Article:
For over a decade, the Survey Group at MTSU has been providing independent, non-partisan and unbiased public opinion data regarding major social, political, and ethical issues affecting Tennessee. The poll began in 1998 as a measure of public opinion in the 39 counties comprising Middle Tennessee and began measuring public opinion statewide in 2001. Learn more and view the full report at www.mtsusurveygroup.org.
http://tnreport.com/wp-content/blogs.dir/3/files/2012/07/logo_438x125.png00TN Press Release Centerhttp://tnreport.com/wp-content/blogs.dir/3/files/2012/07/logo_438x125.pngTN Press Release Center2011-03-02 15:33:022011-03-02 15:33:02MTSU Poll: Tennesseans Don't Like Teacher Tenure; Split on Eliminating Collective Bargaining; Favor Wine in Grocery Stores
“I think his proposal is going to be complex enough that we’re going to need to get it and analyze it to see exactly what he’s proposing, and then we’d like to talk to them before we take an official organization position on it,” Mance said. “That is particularly true with anything having to do with tenure.”
Mance said the TEA will probably have a detailed response by early next week.
Haslam’s tinkering with the tenure system followed the first real shot in Republican lawmakers’ battle with teachers’ union supporters a day earlier, with a Senate committee voting Wednesday to advance a bill wiping away collective bargaining for teachers. The week was a potent one-two punch to the union. The union bargaining issue has stirred the most passion thus far.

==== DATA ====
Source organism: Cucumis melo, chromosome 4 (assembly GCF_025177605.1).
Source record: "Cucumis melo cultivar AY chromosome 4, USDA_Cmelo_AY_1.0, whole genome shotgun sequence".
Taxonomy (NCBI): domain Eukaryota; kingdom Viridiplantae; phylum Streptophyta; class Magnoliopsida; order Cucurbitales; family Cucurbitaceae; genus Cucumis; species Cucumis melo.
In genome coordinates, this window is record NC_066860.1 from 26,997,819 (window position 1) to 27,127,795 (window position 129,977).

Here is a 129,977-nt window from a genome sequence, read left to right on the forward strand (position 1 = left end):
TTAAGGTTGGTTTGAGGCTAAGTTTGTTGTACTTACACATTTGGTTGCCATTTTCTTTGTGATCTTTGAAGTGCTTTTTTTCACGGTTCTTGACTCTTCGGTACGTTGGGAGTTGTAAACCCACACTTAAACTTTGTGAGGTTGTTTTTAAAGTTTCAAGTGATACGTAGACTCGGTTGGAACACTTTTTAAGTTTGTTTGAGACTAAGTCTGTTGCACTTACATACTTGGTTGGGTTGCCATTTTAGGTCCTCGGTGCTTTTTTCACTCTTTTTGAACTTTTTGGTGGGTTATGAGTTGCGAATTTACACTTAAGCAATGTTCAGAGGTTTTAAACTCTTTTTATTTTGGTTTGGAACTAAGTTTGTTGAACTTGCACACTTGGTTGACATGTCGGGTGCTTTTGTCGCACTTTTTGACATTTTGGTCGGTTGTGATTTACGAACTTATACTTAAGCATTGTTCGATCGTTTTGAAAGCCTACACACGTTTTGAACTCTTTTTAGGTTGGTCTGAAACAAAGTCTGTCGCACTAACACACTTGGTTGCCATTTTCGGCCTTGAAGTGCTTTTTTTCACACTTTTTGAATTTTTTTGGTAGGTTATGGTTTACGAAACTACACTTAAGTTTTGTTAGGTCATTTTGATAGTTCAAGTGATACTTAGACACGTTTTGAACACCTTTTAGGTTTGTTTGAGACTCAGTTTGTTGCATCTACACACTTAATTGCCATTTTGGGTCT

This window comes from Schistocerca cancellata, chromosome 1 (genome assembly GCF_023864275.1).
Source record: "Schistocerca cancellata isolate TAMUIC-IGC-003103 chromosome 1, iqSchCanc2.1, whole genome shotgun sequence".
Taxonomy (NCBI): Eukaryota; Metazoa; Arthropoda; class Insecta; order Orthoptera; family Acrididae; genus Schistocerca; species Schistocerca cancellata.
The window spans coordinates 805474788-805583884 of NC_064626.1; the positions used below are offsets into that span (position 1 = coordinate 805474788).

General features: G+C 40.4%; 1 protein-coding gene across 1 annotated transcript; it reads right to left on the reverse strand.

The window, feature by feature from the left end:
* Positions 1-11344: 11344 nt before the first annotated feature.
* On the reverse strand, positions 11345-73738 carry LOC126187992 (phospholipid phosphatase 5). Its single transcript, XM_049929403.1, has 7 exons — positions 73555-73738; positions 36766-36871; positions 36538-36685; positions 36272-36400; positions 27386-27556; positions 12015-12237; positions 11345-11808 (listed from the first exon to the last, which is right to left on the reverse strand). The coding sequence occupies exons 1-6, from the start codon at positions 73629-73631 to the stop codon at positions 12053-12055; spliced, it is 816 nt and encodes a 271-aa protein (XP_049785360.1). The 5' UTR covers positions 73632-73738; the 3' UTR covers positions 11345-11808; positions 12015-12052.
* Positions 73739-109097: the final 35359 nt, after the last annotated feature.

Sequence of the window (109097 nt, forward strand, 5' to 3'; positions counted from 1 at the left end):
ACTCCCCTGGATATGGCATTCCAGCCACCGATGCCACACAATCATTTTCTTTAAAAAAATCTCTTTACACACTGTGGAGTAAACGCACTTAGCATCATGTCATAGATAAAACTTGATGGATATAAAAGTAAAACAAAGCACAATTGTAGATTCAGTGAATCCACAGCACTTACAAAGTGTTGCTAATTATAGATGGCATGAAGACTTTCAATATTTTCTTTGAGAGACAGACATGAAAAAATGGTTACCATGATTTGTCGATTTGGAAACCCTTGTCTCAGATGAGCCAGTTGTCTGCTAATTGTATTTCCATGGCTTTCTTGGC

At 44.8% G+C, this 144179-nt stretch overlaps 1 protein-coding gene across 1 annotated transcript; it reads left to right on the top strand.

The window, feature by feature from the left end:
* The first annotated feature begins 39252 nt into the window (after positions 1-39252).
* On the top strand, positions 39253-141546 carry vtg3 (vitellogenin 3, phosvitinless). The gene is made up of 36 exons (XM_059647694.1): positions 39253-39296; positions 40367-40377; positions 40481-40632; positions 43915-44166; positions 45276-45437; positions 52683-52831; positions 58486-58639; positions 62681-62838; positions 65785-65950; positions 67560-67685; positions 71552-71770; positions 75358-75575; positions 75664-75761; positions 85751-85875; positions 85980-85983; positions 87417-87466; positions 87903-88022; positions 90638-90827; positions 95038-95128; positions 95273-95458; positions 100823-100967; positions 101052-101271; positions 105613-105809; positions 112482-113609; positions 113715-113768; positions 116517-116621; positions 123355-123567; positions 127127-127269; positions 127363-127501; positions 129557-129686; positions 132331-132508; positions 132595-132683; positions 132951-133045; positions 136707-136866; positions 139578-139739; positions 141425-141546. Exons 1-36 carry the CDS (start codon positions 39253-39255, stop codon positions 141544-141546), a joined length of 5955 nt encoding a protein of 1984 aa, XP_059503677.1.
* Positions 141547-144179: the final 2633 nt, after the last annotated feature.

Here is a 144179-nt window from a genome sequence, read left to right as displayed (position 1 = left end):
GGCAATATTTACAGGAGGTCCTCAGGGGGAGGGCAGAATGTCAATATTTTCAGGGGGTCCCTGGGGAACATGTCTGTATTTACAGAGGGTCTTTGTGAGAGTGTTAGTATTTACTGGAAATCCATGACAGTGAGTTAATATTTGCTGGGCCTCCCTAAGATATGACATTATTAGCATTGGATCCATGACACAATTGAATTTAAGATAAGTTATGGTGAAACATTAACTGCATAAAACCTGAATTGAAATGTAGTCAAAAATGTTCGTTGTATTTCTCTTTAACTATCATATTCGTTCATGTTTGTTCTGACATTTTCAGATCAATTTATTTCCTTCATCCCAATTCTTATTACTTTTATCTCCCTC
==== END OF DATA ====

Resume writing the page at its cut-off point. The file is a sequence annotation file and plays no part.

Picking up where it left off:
“We’ve got 52,000 members across the state who aren’t happy,” Mance said. “This is devastating for some of them. Keep in mind almost 90 percent of all teachers are covered by negotiated contracts. A lot of teachers have lived during the period when we didn’t have them.
“What negotiation does is provide an orderly and structured way for you to sit down with the school system and talk about those problems and issues that may get in the way of actually improving schools.”
Mance has heard some of the information going around that says non-bargaining local educators make an average $130 a year more than teachers who work under collectively bargained contracts. But, he said, that is taking into account only salary, not both salary and benefits.
He said bargaining groups of teachers almost always exceed what nonbargaining local organizations receive in health insurance.
“If they repeal the bargaining law, they have no opportunity to sit down in an orderly way and have input into the education and school system,” Mance said. “They will be back to a time when teachers were expected to be seen and not heard, and I don’t think that’s something teachers are going to be able to tolerate ever again.
“I don’t think most school boards want that.”
The Tennessee School Boards Association says indeed it does not. But that organization rejects the notion that such an outcome is likely or would, for that matter, be tolerated by the voters who elect local citizens to the boards.